his nature. In his tragick scenes there is always something wanting, but
his comedy often surpasses expectation or desire. His comedy pleases by
the thoughts and the language, and his tragedy, for the greater part, by
incident and action. His tragedy seems to be skill, his comedy to be

The force of his comick scenes has suffered little diminution from the
changes made by a century and a half, in manners or in words. As his
personages act upon principles arising from genuine passion, very little
modified by particular forms, their pleasures and vexations are
communicable to all times and to all places; they are natural, and,
therefore, durable; the adventitious peculiarities of personal habits
are only superficial dies, bright and pleasing for a little while, yet
soon fading to a dim tinct, without any remains of former lustre; but
the discriminations of true passion are the colours of nature; they
pervade the whole mass, and can only perish with the body that exhibits
them. The accidental compositions of heterogeneous modes are dissolved
by the chance that combined them; but the uniform simplicity of
primitive qualities neither admits increase, nor suffers decay. The sand
heaped by one flood is scattered by another, but the rock always
continues in its place. The stream of time, which is continually washing
the dissoluble fabricks of other poets, passes, without injury, by the
adamant of Shakespeare[9].

If there be, what I believe there is, in every nation, a style which
never becomes obsolete, a certain mode of phraseology so consonant and
congenial to the analogy and principles of its respective language, as
to remain settled and unaltered; this style is probably to be sought in
the common intercourse of life, among those who speak only to be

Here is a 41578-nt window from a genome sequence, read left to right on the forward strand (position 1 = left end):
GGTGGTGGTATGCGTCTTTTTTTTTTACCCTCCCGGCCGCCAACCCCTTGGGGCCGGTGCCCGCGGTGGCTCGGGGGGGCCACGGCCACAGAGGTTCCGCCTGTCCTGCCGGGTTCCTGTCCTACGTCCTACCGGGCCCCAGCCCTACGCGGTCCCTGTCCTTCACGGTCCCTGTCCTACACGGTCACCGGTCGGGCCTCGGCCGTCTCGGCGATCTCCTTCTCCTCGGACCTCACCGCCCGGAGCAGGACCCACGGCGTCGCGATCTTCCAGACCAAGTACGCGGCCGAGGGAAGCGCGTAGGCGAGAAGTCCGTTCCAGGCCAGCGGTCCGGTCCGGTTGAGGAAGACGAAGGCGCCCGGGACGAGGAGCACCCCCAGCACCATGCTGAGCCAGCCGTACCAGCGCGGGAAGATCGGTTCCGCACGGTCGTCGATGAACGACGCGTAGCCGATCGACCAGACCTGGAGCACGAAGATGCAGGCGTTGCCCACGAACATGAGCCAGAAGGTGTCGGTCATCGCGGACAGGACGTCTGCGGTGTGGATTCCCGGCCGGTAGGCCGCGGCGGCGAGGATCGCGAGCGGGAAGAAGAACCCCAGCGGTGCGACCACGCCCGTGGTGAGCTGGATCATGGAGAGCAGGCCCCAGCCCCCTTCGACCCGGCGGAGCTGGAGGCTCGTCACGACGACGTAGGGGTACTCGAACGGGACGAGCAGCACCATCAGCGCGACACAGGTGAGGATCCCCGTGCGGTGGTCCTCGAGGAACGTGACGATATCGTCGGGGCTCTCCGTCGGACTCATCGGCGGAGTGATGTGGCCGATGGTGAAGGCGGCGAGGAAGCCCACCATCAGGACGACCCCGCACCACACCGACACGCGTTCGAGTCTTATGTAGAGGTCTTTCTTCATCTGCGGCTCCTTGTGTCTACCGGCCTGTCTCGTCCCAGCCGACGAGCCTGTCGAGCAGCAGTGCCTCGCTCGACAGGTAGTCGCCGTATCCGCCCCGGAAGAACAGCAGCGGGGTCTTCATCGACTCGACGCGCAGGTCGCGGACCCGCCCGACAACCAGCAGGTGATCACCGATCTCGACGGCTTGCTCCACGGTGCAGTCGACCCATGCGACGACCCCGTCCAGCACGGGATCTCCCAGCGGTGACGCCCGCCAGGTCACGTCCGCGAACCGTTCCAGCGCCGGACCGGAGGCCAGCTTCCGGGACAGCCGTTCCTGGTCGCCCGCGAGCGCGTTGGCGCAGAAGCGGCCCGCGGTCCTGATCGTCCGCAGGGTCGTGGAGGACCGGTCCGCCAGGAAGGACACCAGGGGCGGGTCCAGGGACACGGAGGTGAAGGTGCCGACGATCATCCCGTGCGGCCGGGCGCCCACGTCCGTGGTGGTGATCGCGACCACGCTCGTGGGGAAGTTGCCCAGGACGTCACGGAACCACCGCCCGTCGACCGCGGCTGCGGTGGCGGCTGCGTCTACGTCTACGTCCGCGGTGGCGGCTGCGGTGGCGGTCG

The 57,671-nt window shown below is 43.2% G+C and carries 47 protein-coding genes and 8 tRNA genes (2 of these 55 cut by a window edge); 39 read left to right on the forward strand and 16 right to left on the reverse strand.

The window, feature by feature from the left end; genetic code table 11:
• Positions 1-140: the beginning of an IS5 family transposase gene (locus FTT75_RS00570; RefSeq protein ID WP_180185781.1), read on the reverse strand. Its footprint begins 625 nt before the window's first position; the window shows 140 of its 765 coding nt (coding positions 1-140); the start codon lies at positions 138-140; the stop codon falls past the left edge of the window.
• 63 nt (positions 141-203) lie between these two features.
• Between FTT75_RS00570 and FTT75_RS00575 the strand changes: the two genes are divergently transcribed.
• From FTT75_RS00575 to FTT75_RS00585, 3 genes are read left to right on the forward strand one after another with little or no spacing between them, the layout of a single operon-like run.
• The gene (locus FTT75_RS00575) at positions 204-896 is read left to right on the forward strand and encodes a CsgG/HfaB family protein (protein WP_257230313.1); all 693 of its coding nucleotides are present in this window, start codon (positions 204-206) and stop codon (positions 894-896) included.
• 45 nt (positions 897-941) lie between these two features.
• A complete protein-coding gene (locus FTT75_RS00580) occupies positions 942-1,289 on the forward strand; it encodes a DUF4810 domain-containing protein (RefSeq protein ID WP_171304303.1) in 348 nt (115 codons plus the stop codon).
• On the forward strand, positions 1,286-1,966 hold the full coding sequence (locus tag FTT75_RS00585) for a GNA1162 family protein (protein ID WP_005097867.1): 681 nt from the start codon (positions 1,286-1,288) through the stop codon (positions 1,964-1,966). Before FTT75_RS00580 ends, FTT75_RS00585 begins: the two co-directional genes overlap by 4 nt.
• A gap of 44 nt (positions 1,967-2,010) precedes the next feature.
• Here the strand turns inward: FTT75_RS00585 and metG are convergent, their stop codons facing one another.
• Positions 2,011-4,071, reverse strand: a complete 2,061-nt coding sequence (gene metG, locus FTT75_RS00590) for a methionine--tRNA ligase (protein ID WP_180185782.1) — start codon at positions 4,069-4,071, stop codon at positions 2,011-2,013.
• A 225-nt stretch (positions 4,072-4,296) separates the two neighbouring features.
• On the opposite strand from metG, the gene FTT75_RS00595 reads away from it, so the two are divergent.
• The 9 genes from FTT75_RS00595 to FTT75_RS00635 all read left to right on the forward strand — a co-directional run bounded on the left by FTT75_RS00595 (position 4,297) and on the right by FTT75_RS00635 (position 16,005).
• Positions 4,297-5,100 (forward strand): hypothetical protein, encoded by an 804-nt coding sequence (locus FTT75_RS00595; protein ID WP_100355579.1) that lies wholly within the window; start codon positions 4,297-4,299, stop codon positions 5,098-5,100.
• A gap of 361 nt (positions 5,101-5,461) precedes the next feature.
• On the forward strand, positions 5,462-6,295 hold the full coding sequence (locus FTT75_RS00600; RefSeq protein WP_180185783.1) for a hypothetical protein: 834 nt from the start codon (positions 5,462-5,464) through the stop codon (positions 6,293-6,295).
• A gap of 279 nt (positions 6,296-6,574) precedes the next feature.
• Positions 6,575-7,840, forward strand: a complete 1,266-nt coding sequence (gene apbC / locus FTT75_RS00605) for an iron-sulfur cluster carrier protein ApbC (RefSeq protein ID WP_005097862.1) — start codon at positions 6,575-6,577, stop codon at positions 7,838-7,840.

understood, without ambition of elegance. The polite are always catching
modish innovations, and the learned depart from established forms of
speech, in hope of finding or making better; those who wish for
distinction forsake the vulgar, when the vulgar is right; but there is a
conversation above grossness and below refinement, where propriety
resides, and where this poet seems to have gathered his comick dialogue.
He is, therefore, more agreeable to the ears of the present age than any
other author equally remote, and among his other excellencies deserves
to be studied as one of the original masters of our language.

These observations are to be considered not as unexceptionably constant,
but as containing general and predominant truth. Shakespeare's familiar
dialogue is affirmed to be smooth and clear, yet not wholly without
ruggedness or difficulty; as a country may be eminently fruitful, though
it has spots unfit for cultivation: his characters are praised as
natural, though their sentiments are sometimes forced, and their actions
improbable; as the earth upon the whole is spherical, though its surface
is varied with protuberances and cavities.

Shakespeare with his excellencies has likewise faults, and faults
sufficient to obscure and overwhelm any other merit. I shall show them
in the proportion in which they appear to me, without envious malignity
or superstitious veneration. No question can be more innocently
discussed than a dead poet's pretensions to renown; and little regard is
due to that bigotry which sets candour higher than truth.

His first defect is that to which may be imputed most of the evil in
books or in men. He sacrifices virtue to convenience, and is so much
more careful to please than to instruct, that he seems to write without
any moral purpose. From his writings, indeed, a system of social duty
may be selected, for he that thinks reasonably must think morally; but
his precepts and axioms drop casually from him; he makes no just
distribution of good or evil, nor is always careful to show in the
virtuous a disapprobation of the wicked; he carries his persons
indifferently through right and wrong, and, at the close, dismisses them